Redux: Henry Miller, Ottessa Moshfegh, Denise Levertov



Every week, the editors of The Paris Review lift the paywall on a selection of interviews, stories, poems, and more from the magazine’s archive. You can have these unlocked pieces delivered straight to your inbox every Sunday by signing up for the Redux newsletter.

This week, we bring you Henry Miller’s Art of Fiction interview from our Summer–Fall 1962 issue, Ottessa Moshfegh’s short story “A Dark and Winding Road,” and Denise Levertov’s poem “Sound of the Axe.”

If you like what you read, you can also listen to two of these pieces—plus Eudora Welty’s recollection of meeting Henry Miller in Jackson, Mississippi—in the seventh episode of our podcast, “The Listening Forest”; and if you like what you hear, why not give us a boost in the charts and subscribe on iTunes. While you’re there, tell us in the comments how much you love the show. 

Henry Miller, The Art of Fiction No. 28
Issue no. 28 (Summer–Fall 1962)

I never do any correcting or revising while in the process of writing. Let’s say I write a thing out any old way, and then, after it’s cooled off—I let it rest for a while, a month or two maybe—I see it with a fresh eye. Then I have a wonderful time of it. I just go to work on it with the ax. But not always. Sometimes it comes out almost like I wanted it.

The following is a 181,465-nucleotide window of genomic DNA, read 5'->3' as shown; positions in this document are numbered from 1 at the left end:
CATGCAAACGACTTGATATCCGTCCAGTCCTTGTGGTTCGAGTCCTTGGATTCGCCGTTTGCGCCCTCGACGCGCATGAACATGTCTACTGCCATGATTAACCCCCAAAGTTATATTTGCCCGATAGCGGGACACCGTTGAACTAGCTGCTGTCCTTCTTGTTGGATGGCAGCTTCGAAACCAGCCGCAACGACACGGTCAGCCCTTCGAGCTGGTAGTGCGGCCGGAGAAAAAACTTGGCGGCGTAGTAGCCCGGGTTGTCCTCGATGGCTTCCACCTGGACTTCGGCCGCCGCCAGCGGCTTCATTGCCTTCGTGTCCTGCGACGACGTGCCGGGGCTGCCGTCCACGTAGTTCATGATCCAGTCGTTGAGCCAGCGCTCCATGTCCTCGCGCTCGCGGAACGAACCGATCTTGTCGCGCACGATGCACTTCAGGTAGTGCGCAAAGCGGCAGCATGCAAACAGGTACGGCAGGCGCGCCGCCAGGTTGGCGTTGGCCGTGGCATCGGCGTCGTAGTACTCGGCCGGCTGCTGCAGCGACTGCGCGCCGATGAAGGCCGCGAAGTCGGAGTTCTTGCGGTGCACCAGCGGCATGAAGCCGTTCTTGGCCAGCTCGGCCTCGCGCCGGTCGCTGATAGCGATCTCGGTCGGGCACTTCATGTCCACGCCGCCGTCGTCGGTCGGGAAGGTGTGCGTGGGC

“A Dark and Winding Road,” by Ottessa Moshfegh
Issue no. 207 (Winter 2013)

My brother was younger than me by just three years, but those three years seemed to stretch to a wide chasm of estrangement the older we got. Sometimes I wondered if my mother had strayed, we were that different. It wouldn’t be fair to call me a snob and my brother trash, but it wouldn’t be far from accurate. He called himself MJ, and I went by Charles. As a child I played clarinet, chess. Our parents bought MJ a drum set, but he wasn’t interested. He played video games, made messes. At recess I’d watch him throw fake punches at the smaller kids and wipe his snot on his sleeve.

“Sound of the Axe,” by Denise Levertov
Issue no. 79 (Spring 1981) 

Once a woman went into the woods.
The birds were silent. Why? she said.
Thunder, they told her,
thunder is coming.
She walked on, and the trees were dark
and rustled their leaves. Why? she said.
The great storm, they told her,
the great storm is coming …

If you like what you read, why not become a subscriber? You’ll get instant access to our entire sixty-four-year archive, not to mention four issues of new interviews, poetry, and fiction.